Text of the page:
No matter how you look at it, lockdown has not been good for most businesses in the short term. With GDP growth in 2020 forecast at between -7% and -13%, and many small businesses only surviving thanks to the £14 billion issued in government-backed Bounce Back Loans (PWC), SMEs across the UK are preparing themselves for the worst.
While highstreets stand eerily vacant and shopping centres pose a depressing, abandoned facade, some small businesses are busier than ever.
At Qadre, we are working on a suite of technical solutions to assist SMEs in running their businesses more efficiently, so founders can focus their time on securing revenue or funding, growing their company, and improving their business model. Knowing of several SMEs across the UK who have used the opportunity of lockdown to try out new business ideas, logistical models, and charitable efforts, we set out to write an article series showcasing these lockdown heroes. Here I have summarised some of the key findings from this series, but if you would like to learn more about the SMEs featured in our Turning lemons into lemonade: heroes of the COVID-19 lockdown series, you can read the original articles on the Qadre website.
The events catering company Lean Lunch of Leeds had initially opted to protect their bottom line, but quickly realised that they had an opportunity to pivot their business model to a home-delivery service. Through diversifying their product offering to include boxes of fresh produce, alongside their preexisting nutritious ready-made lunches, they were able to reach their existing and new customers.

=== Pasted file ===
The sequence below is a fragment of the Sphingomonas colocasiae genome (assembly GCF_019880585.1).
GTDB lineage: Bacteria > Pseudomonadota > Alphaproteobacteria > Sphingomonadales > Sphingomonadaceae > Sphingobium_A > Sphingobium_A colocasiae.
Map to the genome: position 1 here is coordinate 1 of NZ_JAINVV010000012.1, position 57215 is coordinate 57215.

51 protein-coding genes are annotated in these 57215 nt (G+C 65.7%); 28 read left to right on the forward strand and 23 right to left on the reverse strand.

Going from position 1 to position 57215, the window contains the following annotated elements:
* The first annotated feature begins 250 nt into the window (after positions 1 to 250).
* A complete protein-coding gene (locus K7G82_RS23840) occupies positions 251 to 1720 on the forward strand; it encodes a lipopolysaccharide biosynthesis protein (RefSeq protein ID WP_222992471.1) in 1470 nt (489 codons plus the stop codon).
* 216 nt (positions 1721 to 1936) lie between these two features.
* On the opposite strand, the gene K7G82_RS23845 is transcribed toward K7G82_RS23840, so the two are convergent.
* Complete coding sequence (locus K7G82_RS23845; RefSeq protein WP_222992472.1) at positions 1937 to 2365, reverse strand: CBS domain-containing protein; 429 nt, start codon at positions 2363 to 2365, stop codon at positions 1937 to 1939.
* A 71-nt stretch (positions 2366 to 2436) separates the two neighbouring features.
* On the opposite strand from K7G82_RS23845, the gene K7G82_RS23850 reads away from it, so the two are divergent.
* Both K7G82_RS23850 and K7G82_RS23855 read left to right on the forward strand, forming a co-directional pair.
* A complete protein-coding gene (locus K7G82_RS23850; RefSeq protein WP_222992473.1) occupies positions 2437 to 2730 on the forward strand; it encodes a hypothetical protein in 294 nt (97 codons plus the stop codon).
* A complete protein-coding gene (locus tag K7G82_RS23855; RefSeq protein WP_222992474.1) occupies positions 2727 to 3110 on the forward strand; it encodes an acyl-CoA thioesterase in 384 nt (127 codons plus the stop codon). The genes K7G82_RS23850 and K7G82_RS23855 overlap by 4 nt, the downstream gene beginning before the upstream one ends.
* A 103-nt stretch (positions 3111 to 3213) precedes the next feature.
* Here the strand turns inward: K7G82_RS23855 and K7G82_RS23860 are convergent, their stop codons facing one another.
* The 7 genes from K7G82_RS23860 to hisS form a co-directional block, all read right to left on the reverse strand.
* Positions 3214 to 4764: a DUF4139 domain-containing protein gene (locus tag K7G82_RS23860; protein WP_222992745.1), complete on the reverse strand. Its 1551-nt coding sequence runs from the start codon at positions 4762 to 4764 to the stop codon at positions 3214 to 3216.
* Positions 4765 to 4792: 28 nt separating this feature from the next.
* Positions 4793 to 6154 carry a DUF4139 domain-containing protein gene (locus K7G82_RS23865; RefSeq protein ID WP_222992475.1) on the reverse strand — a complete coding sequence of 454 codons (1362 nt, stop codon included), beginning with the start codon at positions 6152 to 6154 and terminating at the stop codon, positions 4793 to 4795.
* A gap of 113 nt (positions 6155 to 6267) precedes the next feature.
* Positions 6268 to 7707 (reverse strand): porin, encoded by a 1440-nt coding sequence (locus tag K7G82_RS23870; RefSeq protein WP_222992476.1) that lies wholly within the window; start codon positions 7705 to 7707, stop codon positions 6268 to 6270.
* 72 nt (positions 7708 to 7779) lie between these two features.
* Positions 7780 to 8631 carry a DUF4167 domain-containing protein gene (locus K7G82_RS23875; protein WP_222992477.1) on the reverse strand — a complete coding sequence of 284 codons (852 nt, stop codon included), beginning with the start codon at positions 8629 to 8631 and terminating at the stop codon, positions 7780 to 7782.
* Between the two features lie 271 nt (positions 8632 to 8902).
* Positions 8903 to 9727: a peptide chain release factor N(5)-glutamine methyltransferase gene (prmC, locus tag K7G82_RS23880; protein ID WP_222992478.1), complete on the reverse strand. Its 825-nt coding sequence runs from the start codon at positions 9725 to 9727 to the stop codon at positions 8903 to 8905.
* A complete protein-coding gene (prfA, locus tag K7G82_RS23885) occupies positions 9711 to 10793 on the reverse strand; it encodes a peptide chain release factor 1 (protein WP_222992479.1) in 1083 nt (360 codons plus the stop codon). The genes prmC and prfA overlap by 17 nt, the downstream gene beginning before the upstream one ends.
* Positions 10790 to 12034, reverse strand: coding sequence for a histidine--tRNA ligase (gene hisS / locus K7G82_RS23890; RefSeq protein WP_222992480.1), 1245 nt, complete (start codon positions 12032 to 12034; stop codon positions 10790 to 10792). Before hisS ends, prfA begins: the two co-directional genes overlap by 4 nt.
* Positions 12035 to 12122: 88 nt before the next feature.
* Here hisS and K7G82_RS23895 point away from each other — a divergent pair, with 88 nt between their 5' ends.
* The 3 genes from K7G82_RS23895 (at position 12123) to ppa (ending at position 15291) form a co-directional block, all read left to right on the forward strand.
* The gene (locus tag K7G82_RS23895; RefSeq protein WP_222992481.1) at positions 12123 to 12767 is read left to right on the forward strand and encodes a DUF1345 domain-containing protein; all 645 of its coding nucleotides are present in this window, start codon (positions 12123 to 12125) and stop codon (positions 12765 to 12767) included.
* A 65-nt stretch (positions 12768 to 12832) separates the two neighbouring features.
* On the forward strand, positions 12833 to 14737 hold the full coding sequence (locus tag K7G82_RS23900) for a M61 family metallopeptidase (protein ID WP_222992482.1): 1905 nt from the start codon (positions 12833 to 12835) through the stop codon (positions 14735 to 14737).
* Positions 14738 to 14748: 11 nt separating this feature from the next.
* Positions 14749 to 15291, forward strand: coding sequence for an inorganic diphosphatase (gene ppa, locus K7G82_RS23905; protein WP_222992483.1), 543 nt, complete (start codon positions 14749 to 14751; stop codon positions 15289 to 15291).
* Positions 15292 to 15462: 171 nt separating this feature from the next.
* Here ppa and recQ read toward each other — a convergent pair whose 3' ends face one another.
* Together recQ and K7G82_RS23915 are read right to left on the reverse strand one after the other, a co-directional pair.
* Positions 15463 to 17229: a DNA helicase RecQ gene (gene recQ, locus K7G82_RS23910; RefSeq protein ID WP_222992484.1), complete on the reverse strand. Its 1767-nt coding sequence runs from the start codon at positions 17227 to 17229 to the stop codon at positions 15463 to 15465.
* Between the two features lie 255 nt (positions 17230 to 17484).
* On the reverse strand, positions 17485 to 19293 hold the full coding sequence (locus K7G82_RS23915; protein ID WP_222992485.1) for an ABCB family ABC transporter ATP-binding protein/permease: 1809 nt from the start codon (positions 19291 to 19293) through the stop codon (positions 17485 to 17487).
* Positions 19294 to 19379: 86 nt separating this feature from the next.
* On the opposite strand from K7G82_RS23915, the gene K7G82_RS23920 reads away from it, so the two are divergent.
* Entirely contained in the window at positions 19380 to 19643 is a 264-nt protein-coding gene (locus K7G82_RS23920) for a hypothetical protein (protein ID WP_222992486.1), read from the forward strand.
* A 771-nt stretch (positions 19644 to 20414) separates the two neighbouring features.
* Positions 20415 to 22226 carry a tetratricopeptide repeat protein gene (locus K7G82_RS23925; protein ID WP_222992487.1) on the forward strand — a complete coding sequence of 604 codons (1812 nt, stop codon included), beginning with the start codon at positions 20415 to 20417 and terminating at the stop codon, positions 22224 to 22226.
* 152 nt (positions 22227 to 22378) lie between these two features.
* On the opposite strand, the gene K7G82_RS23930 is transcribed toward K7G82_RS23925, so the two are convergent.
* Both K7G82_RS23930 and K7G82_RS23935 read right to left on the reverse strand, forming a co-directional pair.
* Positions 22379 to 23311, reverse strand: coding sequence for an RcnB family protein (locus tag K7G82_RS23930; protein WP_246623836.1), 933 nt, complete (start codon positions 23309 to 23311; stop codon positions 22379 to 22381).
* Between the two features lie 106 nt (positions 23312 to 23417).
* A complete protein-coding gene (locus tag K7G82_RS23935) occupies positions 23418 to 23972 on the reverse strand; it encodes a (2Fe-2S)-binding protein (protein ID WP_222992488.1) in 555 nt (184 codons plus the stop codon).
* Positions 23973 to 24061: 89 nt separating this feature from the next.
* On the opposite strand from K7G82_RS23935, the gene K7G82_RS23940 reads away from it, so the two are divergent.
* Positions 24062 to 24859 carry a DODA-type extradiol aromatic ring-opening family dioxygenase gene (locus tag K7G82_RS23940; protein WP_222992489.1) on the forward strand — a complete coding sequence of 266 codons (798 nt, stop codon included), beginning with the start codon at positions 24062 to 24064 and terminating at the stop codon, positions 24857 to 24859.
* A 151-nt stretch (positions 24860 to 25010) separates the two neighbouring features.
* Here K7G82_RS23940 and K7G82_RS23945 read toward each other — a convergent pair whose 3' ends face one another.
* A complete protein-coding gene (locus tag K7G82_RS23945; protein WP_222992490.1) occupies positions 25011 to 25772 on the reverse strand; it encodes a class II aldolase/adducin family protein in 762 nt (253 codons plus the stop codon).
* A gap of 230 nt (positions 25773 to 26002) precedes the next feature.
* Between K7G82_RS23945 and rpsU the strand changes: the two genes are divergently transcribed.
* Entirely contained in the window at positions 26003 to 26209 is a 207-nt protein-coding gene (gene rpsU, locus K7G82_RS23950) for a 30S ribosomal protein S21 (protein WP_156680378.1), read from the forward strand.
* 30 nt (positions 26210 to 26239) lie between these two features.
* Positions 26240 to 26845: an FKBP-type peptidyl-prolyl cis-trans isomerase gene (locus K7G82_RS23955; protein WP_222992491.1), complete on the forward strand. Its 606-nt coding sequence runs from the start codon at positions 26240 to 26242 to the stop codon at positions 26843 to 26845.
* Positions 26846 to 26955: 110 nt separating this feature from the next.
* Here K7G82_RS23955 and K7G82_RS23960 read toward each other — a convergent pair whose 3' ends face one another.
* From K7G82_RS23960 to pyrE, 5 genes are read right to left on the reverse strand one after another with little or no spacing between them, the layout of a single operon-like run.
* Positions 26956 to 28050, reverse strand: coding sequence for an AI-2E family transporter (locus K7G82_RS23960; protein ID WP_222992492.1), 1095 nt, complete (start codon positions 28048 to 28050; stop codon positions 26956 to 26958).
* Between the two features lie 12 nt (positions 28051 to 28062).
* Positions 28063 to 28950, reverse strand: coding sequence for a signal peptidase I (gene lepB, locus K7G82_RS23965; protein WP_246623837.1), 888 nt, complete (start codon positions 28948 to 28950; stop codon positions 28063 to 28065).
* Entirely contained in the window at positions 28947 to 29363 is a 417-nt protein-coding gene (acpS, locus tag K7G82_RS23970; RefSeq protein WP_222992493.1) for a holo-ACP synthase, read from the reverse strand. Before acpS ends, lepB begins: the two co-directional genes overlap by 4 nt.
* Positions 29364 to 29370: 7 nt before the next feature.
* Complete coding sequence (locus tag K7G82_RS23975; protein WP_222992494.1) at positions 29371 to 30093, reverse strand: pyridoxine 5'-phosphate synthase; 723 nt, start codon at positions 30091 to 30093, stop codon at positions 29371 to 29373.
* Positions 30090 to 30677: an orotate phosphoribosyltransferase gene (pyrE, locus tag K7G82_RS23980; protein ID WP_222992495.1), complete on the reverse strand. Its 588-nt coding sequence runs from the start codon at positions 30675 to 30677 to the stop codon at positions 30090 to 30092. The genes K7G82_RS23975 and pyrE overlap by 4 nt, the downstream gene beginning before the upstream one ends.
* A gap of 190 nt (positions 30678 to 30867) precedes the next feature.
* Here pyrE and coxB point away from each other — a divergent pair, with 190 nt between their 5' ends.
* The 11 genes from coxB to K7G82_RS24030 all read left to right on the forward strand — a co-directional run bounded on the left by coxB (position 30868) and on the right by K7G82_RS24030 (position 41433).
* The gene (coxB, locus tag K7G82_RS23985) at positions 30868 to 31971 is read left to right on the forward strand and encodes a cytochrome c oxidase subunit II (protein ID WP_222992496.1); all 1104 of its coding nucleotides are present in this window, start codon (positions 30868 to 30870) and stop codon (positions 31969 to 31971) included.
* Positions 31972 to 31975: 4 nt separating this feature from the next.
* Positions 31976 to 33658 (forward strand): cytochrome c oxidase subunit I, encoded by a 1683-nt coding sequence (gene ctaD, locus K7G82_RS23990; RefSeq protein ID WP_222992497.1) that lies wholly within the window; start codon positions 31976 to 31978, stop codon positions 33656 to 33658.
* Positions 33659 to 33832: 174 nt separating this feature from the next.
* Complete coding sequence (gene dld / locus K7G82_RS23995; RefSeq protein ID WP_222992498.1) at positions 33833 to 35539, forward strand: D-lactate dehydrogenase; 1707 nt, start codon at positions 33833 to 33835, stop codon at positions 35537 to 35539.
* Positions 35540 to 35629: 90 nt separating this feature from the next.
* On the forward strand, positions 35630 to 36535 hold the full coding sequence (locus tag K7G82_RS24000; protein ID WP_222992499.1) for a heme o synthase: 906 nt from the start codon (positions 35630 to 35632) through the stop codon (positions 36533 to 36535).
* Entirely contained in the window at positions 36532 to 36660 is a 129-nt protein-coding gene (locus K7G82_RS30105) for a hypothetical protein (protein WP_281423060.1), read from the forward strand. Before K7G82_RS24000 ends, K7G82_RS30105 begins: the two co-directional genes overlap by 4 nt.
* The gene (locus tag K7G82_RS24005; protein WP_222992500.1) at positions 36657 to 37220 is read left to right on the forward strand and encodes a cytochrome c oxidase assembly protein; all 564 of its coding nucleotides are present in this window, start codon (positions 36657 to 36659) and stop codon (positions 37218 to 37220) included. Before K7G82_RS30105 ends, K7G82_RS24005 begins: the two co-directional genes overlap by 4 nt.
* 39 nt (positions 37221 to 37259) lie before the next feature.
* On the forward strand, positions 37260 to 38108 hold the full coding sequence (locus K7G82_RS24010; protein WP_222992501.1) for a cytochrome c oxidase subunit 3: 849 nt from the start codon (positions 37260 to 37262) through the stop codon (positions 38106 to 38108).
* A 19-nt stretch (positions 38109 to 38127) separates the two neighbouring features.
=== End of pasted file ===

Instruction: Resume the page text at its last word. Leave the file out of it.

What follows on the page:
While the restaurant turned farm-shop 24 The Oval of London was able to keep its existing customer base of loyal local residents, they were presented with a large but daunting opportunity. They decided to not only provide a marketplace for many UK farmers who had no other means of selling their produce, but to expand their business model to include an in-house brewery, bakery, and socially-distanced restaurant, based in their edible-garden behind the farm-shop. They continue to support many independent agricultural supply chains and expand their business across new premises around the south-west of London.
The gin-distiller Dyfi Distillery of Wales decided to sacrifice a commercial opportunity and support their local emergency services by making and donating large quantities of hand sanitiser to those most in need While they have seen some greater activity in their online gin shop, their selfless charitable contribution was a demonstration of how all businesses can embody their CSR values, no matter their size.
Many health, wellbeing, and fitness outlets have opted for an online offering, amongst them the Maidstone Yoga Centre of Kent. While the challenges of filming, editing, and hosting their yoga sessions proved daunting, they have been rewarded by a global audience attending their virtual classes. They may not have initially explored this avenue of distribution, but this foray into web-hosted classes has led them to plan for a combined online and in-person class format.
The one unexpected positive outcome that all of these founders mentioned was the joy that came from engaging with and helping their local community. The enthusiasm and feedback they received from their customers has only added to their determination to contribute to thrive in a post-Covid world.
When ordering food or drinks, picking a platform for exercise, or purchasing a new item, it is all too easy to default to well-known brand names. But a quick Google or social media search can turn up a whole host of home-grown SMEs, helping you to shop small, shop local, and support our SME lockdown heroes.
If you know of an SME who deserves to be profiled for their innovative approach to business during lockdown, please feel free to email me on email@example.com and nominate them, or yourself!